Boy In A Dress

Battersea Arts Centre plays host to La JohnJoseph’s autobiographical show Boy In A Dress. It begins with an anecdote about JohnJoseph being mistaken for a girl in Woolworths. The complexities surrounding gender identity are one of the main themes within the play, as JohnJoseph identifies as third-gendered. With a series of monologues and songs JohnJoseph recounts his dysfunctional upbringing on a council estate, his sexual exploits in public toilets as a teenager and his struggle to ‘make it’ as a performer in New York. Delivered in a frank and candid manner, the piece is littered with black humour from start to finish.

In many ways Boy In A Dress feels like a one man show, but it is an actually a three-hander; alongside JohnJoseph there is Ed Jaspers on piano and Erin Siobhan Hutching who plays a manifestation of JohnJoseph’s female self. Although the premise behind Hutchings character is an interesting one, as it provides a visual representation of JohnJoseph’s dual identity, Hutching’s part didn’t feel entirely necessary.

Myriddin Wannell’s set design of a cluttered stage with a large oak wardrobe in a centre of the space works well. The wardrobe is climbed on and is used as entrance so that characters can literally ‘come out of the closet’. I particularly liked when the wardrobe was scrawled on with chalk to transport the audience back to JohnJoseph’s school classroom. In the following scene, once the chalk was wiped away, a UV Light was shone on on the doors of the wardrobe to create the illusion of a public toilet that had been defaced with graffiti. JohnJoseph flits between tales of childhood to more recent escapades in New York and then darts back to adolescent struggles –consequently the show does not conform any chronological order. Wannell’s various transformations of the wardrobe provide backdrops which help to clarify at what stage of JohnJoseph’s life the anecdotes are taking place.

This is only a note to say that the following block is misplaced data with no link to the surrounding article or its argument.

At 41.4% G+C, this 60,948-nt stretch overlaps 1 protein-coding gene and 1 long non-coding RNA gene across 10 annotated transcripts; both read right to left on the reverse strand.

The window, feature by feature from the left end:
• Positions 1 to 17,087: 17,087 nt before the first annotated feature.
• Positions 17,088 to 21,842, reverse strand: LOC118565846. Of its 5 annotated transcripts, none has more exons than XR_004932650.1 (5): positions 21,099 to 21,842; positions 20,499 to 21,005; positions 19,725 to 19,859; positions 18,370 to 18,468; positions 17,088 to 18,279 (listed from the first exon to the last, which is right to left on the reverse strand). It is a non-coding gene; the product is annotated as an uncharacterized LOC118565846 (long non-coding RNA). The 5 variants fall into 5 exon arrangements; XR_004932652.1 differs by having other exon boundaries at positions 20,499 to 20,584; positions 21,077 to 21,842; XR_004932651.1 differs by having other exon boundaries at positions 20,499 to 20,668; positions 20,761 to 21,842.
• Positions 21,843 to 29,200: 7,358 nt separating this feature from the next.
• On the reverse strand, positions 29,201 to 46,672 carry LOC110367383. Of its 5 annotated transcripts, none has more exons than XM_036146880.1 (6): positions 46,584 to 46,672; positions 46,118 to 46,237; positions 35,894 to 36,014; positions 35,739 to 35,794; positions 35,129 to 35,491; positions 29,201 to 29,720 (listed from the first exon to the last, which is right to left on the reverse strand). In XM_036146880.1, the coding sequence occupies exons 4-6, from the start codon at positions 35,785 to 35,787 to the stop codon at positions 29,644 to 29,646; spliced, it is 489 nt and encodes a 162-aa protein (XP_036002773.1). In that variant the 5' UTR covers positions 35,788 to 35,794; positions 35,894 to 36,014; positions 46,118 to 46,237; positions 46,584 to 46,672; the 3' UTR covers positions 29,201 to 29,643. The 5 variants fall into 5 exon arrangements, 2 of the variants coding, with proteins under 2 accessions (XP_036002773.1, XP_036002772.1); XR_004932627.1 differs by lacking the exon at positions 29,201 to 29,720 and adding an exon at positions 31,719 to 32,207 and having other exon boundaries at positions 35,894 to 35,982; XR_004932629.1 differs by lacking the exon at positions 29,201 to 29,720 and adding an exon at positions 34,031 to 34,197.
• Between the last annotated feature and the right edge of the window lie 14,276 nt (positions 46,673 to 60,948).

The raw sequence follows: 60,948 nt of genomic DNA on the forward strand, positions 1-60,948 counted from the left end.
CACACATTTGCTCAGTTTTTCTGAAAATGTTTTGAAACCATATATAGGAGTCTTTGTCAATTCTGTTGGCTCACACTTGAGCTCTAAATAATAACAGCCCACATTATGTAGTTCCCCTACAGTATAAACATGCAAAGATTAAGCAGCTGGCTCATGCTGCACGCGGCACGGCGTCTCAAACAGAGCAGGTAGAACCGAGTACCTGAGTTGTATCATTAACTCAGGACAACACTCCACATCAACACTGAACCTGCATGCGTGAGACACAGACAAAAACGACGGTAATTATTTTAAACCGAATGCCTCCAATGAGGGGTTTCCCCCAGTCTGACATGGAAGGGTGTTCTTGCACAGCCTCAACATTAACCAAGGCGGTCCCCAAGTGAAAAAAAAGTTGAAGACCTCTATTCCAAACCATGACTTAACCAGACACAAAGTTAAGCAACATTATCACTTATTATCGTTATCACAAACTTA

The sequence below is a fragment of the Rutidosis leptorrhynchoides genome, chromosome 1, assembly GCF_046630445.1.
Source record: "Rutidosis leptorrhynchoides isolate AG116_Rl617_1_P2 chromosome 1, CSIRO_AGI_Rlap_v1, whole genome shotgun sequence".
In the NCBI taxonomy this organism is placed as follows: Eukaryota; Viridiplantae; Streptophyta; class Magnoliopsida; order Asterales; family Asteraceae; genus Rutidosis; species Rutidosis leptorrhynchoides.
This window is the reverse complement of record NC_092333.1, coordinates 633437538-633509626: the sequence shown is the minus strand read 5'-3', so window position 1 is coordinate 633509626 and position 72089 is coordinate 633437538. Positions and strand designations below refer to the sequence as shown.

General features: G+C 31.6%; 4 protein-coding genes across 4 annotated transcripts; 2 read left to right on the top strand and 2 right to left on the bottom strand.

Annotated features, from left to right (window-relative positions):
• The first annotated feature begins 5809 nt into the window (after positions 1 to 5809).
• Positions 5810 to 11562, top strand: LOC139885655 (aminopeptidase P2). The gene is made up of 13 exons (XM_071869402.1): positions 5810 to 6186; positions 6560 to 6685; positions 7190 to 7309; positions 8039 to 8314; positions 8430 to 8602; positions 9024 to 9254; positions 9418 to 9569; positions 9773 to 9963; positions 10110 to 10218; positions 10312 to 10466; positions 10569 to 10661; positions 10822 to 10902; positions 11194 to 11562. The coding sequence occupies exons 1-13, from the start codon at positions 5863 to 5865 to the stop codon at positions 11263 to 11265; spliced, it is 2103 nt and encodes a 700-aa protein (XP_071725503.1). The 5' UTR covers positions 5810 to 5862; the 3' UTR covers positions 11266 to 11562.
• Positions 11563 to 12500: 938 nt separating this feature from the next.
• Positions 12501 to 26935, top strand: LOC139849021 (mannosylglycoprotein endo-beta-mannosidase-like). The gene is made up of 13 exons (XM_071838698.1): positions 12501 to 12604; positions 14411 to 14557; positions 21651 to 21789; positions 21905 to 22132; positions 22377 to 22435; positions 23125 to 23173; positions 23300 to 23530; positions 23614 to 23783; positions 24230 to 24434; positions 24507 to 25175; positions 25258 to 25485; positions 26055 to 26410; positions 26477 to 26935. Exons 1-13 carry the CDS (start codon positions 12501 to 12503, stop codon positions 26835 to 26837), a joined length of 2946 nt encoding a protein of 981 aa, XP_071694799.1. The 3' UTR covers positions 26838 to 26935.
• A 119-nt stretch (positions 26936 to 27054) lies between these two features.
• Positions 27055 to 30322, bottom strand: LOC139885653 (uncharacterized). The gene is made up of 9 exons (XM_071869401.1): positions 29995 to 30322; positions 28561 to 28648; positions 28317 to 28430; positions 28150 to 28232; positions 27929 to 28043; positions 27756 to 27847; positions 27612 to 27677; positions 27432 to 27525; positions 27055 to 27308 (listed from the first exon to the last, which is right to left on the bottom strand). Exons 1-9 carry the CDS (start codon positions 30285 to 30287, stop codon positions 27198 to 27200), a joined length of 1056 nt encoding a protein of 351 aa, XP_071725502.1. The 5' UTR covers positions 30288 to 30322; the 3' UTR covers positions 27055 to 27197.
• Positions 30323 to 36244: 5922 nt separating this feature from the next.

As a whole, the piece provokes some interesting debates surrounding society’s need for people to conform to gender norms. There is no doubt that JohnJoseph has lead an interesting life however, I think the content is let down by the piece’s weak structure, and towards the end some of the songs and anecdotes start to feel a bit predictable. In many ways Boy In A Dress feels like a meander down memory lane with no clear path or destination.

Boy In A Dress is playing at Battersea Arts Centre until the 16 of March before continuing on tour. For more information and tickets please visit Battersea Arts Centre’s website.